We already know how many people live in Shanghai and how many foreigners live in China, but we’ve never had a very clear picture of how many foreigners live in Shanghai. Global Times breaks it down for us, with numbers from last year’s Shanghai census, the first ever to count foreigners. Here are some of the more interesting figures:
- There are only about 210,000 foreigners living in Shanghai, or just about 1% of the population
- That’s about half the foreigner population of Hong Kong (437,000), and double that of Beijing(107,445)
- We have over 214 nationalities living here, and the top three most populous groups from overseas are Taiwanese (44,500), Japanese (29,700), and American (23,600)
- 45,400 foreigners live in Pudong, and 42,200 in Changning
- Population scholars at Fudan believe we would draw more foreigners if there were more foreign-friendly services, more recruitment, and a smaller tax burden on high incomes -did you know if you make more than 83,500RMB (about $12,500) per month, you’re taxed up to 45%? Hong Kong only taxes 15%, in line with their local tax rates.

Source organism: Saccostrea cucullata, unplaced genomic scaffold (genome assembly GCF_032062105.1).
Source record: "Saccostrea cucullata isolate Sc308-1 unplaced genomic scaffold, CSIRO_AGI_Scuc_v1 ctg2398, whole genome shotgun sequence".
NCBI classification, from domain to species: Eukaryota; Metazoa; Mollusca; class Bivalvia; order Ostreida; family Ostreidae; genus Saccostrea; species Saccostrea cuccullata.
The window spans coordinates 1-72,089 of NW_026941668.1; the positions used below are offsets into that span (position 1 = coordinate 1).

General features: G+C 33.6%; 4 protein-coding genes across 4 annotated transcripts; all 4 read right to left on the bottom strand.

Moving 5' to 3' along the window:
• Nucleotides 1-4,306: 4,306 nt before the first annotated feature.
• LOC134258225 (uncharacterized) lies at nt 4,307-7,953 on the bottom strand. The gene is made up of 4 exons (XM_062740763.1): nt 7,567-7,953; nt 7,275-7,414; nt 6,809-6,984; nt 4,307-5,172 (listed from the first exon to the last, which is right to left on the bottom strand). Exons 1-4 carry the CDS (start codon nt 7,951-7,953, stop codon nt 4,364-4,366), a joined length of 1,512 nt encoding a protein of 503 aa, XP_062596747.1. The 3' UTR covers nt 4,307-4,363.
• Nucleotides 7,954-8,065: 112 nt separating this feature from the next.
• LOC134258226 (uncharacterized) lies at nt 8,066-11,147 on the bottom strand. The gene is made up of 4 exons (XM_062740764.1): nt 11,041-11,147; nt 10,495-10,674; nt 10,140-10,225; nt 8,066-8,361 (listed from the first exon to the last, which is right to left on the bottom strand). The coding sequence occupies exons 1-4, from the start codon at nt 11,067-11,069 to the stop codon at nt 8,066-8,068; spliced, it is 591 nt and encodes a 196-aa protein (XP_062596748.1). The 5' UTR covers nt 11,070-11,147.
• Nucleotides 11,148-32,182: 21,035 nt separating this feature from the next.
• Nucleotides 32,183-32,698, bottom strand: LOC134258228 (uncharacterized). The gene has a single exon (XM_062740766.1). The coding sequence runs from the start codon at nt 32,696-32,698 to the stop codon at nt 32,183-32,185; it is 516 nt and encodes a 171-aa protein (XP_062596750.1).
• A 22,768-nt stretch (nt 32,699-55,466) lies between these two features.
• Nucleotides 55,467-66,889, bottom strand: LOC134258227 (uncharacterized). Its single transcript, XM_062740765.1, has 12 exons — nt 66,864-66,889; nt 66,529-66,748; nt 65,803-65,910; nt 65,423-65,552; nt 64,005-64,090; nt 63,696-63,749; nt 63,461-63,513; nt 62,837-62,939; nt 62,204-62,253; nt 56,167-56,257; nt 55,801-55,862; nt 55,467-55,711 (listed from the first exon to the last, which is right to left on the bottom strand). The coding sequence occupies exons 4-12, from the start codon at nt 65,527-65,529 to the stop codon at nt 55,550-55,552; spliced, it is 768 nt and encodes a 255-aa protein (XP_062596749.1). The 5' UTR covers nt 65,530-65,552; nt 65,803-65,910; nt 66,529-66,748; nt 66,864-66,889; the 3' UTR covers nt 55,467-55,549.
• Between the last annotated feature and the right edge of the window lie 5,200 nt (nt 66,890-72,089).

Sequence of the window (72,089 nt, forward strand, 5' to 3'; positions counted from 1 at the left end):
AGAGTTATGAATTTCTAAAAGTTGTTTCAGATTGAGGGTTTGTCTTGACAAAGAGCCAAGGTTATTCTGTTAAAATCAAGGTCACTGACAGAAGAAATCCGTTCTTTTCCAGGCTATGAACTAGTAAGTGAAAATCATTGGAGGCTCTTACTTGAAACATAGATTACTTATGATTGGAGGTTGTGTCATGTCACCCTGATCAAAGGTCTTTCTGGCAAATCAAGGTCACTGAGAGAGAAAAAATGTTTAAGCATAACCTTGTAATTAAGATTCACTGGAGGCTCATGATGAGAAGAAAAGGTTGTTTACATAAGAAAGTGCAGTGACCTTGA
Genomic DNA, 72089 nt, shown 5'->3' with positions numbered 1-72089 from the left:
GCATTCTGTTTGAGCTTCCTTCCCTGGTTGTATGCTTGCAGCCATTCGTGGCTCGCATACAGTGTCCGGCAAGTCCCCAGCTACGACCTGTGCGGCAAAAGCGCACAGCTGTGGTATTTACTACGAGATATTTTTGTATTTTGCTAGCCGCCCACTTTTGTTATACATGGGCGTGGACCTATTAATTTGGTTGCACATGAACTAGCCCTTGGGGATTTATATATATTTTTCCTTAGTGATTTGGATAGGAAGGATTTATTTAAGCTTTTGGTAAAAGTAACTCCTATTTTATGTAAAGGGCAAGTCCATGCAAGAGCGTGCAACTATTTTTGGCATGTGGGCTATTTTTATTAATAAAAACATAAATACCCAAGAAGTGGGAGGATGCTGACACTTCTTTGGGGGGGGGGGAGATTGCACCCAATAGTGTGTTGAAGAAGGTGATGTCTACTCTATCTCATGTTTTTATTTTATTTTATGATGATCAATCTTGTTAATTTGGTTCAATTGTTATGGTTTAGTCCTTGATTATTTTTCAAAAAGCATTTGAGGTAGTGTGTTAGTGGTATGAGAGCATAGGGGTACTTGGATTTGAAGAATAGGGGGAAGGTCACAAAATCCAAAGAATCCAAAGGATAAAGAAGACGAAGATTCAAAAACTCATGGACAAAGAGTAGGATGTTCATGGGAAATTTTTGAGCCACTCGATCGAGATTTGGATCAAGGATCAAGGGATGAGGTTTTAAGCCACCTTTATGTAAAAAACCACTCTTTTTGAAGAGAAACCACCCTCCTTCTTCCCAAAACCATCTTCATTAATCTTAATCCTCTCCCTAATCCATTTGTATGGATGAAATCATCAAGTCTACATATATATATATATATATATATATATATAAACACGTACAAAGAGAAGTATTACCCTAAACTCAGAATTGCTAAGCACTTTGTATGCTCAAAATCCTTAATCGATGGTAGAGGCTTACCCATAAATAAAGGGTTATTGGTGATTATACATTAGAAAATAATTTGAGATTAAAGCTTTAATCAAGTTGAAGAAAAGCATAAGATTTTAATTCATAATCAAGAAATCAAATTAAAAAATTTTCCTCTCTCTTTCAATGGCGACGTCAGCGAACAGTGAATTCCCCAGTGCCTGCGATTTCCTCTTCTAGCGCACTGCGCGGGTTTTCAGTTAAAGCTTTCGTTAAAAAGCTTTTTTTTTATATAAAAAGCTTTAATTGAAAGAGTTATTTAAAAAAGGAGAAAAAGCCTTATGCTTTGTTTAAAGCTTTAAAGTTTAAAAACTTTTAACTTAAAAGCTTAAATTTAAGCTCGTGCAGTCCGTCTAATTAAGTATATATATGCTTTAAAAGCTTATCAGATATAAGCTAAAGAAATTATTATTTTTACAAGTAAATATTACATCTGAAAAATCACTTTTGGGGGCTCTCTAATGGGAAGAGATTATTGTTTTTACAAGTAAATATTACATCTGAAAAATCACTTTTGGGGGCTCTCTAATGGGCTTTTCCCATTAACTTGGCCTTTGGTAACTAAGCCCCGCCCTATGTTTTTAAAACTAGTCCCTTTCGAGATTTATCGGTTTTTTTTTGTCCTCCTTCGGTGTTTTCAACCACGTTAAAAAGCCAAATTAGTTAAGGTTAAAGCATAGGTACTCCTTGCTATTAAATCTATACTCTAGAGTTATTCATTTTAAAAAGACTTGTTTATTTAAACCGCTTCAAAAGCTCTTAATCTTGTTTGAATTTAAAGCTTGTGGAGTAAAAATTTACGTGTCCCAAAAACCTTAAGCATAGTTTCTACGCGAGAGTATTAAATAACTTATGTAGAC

Huh. For some reason we always thought the number was a bit higher than just 210,000 (and we supposed it’s impossible to know how accurate this first attempt to tally us is.) What would you wager the non-Asian foreign demographic is then, under 100,000? And half of those are likely Pudong/Hongqiao villa dwellers.
Sometimes it’s easy to assume this city is chock-a-block full of Westerners – we traverse the same circles, eat at the same restaurants, shop at City Shop, attend the same parties, and on and on. But really we’re living in a social circle about the size of Fargo, North Dakota.